We headed down to the Homer Spit south of us for 4 days with our son and his family. I hesitate to say this, but it was one of the singular, most enjoyable 4-day weekends of memory. It was truly a wonderful time. So much love and laughter, grandkids, dogs, and nature. It was so fun. As we headed down there, it started to pour. The rain was insane. And then we’d hit patches of glorious sunshine. The drive is a little over 5 hours in total. And we were towing our trailer, with our dogs. What could go wrong?

On our back window…

We reached camp, and we got settled in and set up, all in the pouring rain. We ate dinner – pizza – in our kids’ camper and then we scurried off to bed, dodging raindrops. The dogs were afraid of the wind and pouring rain. There were so many strange sounds, but for me, it was like white noise and I crashed. Except when the two large poodles decided they were afraid enough they wanted to sleep between us. Sigh. After a rough night of barely any covering, we woke about 6am to people walking by gabbing their heads off, laughter included, and waking our dogs, who barked. And then wanted outside. I rolled over to discover the mattress was soaking wet under my husband’s pillow – the window leaked all night! So that’s what that dripping noise was?!?!? Ha-Ha-Ha. Window was calked later that day.

We greeted our day with glorious sunshine, our coffee maker on auto, and the dogs happily enjoying their breakfast after a romp on the beach. Our weekend “combat camping” was off to a good start. If you do not know what combat camping is, have you heard of “combat fishing”?? That is where fishermen line up in the pristine wilderness after the elusive salmon, making their way upstream. Fishing season in Alaska is no joke. Most of the campers parked alongside us were there for fishing. So for them, lining up their campers in row upon row, in black silt and rocks, was no big deal – they were there for the fish. I am a little more of the “let’s get back to nature” sort of camper. This was definitely not that. This was on a spit out into the bay – not a bush or tree in sight. Just black silt, and rocks, and driftwood. Did I mention rocks? I grew up in Southern California, which had miles upon miles of sandy beaches. Squishing your toes in the warm sand is a particular pleasure. That does not happen along the Spit in Homer. Flip-flops at a minimum! Hubby wore his water-proof boots all the time. The campground was at capacity…even tents dotted the rows of camping spots. Fish on!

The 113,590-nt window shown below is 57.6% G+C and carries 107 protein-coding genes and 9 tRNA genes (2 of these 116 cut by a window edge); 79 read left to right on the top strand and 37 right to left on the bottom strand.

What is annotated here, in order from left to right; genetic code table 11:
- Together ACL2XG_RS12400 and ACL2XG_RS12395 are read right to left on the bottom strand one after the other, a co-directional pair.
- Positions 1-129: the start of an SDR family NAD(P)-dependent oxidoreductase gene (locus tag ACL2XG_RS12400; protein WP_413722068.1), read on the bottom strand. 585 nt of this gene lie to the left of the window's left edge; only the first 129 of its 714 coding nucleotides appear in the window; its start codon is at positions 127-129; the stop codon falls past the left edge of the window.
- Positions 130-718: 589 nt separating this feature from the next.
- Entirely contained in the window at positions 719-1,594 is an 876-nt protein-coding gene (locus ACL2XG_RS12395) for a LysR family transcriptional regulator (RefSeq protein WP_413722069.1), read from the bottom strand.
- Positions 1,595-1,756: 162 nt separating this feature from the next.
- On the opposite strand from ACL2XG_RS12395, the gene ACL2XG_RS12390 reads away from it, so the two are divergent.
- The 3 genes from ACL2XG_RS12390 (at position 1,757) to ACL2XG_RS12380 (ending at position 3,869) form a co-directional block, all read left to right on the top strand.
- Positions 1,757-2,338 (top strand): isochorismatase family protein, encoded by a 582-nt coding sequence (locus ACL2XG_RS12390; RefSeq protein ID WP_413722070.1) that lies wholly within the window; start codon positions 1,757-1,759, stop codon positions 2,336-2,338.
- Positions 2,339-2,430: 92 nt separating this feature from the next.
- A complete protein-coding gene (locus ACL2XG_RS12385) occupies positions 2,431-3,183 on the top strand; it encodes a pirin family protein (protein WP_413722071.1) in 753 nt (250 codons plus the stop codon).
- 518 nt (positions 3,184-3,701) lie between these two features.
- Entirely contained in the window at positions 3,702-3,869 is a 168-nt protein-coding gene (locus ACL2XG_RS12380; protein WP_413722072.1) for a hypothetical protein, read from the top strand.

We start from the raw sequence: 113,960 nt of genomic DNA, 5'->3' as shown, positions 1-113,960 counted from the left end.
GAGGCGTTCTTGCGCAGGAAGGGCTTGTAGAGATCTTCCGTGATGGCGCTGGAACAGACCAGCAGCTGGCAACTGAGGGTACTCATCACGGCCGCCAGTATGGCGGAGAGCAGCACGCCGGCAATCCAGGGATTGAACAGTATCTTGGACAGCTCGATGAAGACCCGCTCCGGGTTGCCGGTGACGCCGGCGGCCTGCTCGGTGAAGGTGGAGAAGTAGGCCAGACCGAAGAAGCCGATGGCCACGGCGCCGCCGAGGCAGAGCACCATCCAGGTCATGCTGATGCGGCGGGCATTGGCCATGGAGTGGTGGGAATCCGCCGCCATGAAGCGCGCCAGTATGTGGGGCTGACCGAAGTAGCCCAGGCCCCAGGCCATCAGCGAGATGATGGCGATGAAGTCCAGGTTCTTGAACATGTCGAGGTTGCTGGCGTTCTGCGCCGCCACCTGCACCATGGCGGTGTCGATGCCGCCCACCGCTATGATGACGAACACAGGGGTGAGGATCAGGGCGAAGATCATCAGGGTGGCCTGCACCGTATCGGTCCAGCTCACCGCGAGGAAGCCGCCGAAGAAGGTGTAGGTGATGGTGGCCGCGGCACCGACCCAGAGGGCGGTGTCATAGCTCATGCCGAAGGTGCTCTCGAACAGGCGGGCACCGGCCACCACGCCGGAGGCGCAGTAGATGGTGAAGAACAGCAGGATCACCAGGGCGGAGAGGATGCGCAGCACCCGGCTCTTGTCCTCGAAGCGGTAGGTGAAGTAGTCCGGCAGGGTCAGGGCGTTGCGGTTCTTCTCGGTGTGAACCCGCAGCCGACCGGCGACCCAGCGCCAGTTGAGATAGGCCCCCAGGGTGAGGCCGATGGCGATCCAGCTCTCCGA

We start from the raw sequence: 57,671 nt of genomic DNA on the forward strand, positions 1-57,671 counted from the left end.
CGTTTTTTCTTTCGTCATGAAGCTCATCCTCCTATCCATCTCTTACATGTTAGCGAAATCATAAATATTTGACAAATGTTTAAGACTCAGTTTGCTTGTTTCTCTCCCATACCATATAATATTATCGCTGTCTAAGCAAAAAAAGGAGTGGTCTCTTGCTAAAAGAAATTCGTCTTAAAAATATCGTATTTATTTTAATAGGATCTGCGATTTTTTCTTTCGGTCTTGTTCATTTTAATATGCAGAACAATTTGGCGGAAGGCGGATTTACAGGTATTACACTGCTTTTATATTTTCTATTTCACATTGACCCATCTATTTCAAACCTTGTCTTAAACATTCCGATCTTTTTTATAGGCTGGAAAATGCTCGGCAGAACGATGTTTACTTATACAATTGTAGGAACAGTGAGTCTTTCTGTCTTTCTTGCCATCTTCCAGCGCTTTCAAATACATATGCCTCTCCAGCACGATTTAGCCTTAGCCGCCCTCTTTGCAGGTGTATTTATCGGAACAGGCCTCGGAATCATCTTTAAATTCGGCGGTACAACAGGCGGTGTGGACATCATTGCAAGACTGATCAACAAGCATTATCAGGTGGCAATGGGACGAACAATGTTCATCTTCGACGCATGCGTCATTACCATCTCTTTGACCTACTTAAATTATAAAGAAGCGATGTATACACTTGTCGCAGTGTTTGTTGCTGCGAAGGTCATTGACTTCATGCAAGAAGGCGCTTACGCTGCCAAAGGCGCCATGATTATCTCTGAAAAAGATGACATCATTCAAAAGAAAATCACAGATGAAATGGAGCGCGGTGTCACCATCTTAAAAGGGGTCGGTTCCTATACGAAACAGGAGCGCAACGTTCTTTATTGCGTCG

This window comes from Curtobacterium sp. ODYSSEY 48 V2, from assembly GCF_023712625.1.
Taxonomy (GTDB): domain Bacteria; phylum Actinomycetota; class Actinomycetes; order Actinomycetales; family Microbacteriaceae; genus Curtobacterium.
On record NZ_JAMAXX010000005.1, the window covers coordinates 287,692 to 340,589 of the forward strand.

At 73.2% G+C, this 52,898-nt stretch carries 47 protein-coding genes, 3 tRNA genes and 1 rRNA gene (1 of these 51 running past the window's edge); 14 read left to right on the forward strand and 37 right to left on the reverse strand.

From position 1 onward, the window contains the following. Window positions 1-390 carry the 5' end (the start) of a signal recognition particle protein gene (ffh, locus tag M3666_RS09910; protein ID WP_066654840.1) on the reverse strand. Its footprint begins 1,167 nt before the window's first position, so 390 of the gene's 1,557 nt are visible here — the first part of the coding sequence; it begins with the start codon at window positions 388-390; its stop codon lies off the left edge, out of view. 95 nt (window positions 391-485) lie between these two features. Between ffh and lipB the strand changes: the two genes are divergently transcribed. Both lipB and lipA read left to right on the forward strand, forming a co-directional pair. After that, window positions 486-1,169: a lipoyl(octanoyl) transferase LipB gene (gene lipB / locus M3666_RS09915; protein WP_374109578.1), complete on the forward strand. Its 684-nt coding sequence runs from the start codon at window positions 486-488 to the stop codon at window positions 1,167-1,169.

Combat Fishing – Russian River, Alaska

The good thing was that most of the people camping were there to fish. So the Spit itself was relatively empty. We could walk our dogs and the grandkids could play in the water and hunt for those elusive shells. Beach combing has become an art form with my grandkids! LOL! They walk, head down, looking for shells, for literally miles. We hiked over 5 miles of shoreline in one day. This grandma was beat. I retreated to the camper, took some Tylenol, and had an afternoon snooze. Five miles on the beach in flip flops, at my age. LOL. Whatever was I thinking? Oh, I brought my hiking boots and poles, but somehow forgot I had them and left them propped up in our trailer’s shower. I plan so well…it’s remembering the plan that gets me.

The Homer Spit. We camped way out at the end. Surrounded by ocean.